The dark, Thatcherian family comedy was adapted to revolve around a Catholic man and his Punjabi in-laws. Pics/Bipin Kokate
In 1987, British playwright Alan Ayckbourn*s play A Small Family Business premiered at the Royal National Theatre in London. It followed the travails of an honest man, whose principles are compromised without his knowledge. The play revolves around morality and won the Evening Standard Award for Best Play that year. Film and theatre writer-director Akarsh Khurana stumbled upon it about seven years ago, and liked it instantly.
Cut to 2019: An opportunity arose for a joint collaboration between his theatre company, Akvarious Productions, and the NCPA with the latter keen on a new production for its thousand-seater Tata Theatre. A Small Family Business came to Akarsh*s mind and he shared the drama script with his younger brother, Adhaar. The actor-director came on board immediately.
"My earlier plays, such as Internal Affairs and Sometimes, revolved around youngsters, and although they were fun, they were also a bit frivolous," says Adhaar. "I was looking for something moreâ¦ so when I read this script, I lapped up the opportunity to direct it. It is a dark, family comedy, which is very relatable."
The original play dealt with Thatcherism, and Adarsh adapted it to an urban Indian setting. It revolves around Samson Sequeira (played by Digvijay Savant), a man of principles, who is married into a Punjabi family from North India. A series of events, including his father-in-law*s decision to entrust him with the family business and him becoming privy to compromising information, lead to a comedy of errors and his integrity*s trial by fire.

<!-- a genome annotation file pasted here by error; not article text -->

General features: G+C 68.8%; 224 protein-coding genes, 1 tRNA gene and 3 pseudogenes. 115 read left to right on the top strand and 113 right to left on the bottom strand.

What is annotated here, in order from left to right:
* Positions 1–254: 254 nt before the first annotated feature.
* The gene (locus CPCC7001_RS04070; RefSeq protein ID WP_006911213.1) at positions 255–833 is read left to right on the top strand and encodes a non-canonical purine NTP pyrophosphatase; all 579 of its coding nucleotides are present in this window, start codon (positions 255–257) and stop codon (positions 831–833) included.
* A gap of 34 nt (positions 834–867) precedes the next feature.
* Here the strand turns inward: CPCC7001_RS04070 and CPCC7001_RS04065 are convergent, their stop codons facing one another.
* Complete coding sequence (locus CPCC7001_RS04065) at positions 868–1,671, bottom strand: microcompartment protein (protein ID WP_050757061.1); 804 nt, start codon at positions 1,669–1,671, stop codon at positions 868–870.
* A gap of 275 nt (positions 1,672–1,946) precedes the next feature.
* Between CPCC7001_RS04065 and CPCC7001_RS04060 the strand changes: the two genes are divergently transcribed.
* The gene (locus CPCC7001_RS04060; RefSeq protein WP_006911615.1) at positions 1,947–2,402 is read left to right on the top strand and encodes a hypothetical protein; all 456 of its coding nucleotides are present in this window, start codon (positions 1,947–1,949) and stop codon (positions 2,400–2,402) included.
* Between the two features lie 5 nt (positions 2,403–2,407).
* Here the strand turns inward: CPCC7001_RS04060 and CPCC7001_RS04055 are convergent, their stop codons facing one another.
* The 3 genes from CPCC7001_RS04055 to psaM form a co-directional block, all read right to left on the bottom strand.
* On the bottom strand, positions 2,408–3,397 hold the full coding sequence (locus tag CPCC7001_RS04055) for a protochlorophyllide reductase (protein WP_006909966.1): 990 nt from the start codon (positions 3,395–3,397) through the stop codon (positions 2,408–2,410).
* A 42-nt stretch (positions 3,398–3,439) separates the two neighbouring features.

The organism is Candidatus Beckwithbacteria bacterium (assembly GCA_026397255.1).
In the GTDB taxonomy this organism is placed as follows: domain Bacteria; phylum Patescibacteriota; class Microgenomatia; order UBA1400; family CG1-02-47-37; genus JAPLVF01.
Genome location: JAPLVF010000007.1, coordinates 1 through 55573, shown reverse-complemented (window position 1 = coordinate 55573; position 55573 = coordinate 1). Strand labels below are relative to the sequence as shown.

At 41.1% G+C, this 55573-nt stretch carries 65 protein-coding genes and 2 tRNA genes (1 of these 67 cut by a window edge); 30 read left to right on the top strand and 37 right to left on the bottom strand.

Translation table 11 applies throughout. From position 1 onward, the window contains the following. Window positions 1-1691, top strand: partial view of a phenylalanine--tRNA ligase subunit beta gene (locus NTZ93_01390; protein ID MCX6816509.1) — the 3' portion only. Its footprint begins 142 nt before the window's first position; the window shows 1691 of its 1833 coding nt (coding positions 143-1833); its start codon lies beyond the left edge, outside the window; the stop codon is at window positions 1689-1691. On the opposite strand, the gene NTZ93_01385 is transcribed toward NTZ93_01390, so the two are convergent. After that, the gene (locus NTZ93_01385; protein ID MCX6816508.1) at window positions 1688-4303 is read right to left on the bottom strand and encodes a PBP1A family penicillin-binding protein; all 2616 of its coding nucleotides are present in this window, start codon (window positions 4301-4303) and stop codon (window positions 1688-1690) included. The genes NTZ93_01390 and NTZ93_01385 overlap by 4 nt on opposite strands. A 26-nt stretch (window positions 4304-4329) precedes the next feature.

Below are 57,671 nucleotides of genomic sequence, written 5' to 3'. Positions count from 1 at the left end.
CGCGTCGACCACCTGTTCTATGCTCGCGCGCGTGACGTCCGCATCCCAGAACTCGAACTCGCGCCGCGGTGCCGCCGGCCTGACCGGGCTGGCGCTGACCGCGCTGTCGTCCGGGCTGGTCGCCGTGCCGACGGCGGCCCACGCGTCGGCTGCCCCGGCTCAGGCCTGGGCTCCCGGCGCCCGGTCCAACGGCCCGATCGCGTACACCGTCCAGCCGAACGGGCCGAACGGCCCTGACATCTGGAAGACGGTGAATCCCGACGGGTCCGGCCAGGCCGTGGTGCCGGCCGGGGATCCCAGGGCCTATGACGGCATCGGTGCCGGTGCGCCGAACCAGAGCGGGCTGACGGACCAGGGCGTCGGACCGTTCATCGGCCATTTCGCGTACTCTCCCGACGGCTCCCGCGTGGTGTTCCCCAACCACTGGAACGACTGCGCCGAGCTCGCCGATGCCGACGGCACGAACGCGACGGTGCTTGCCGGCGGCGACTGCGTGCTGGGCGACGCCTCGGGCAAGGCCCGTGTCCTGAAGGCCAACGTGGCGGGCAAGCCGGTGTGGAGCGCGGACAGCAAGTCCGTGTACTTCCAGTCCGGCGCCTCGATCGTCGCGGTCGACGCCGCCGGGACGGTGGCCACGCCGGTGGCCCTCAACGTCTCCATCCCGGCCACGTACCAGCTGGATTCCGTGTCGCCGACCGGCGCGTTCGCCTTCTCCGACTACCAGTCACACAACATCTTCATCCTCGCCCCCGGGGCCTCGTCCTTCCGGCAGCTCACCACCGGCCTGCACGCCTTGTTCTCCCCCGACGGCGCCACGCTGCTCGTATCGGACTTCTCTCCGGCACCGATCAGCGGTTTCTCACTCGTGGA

"The story looks at the politics within a family business," says Adhaar, "Lies are told and important information is kept under wraps. It also shows how money challenges the family dynamic." When asked how important it is to have a Catholic man marry into a north Indian family, he says, "It was to highlight the distinction in sensibilities between Catholics and Punjabis about business and money. As a Punjabi, I can take the liberty to say that we are boisterous and celebrate money, while Catholics celebrate life."
The play was supposed to premiere in April 2020. They were into the third week of rehearsal when the country went into the Covid-19-led lockdown. "Thankfully, the story remains relevant across decades and even post-pandemic," says Adhaar, adding that the biggest challenge was to bring the cast together after two years. "Since some members couldn*t do this play," he says, "we had to bring a few new members on board, which injected fresh energy into the team and the play."
And does COVID-19 make it to the script? Adhaar adds that he was very particular to not bring even subtle references to it. "People see entertainment as a break from reality. They don*t want to see a pandemic on stage when they are already living it," he concludes.
WHAT: A Small Family Business
WHERE: Tata Theatre, NCPA
WHEN: May 15, 4PM and 7:30 PM
PRICE: Rs 500 onwards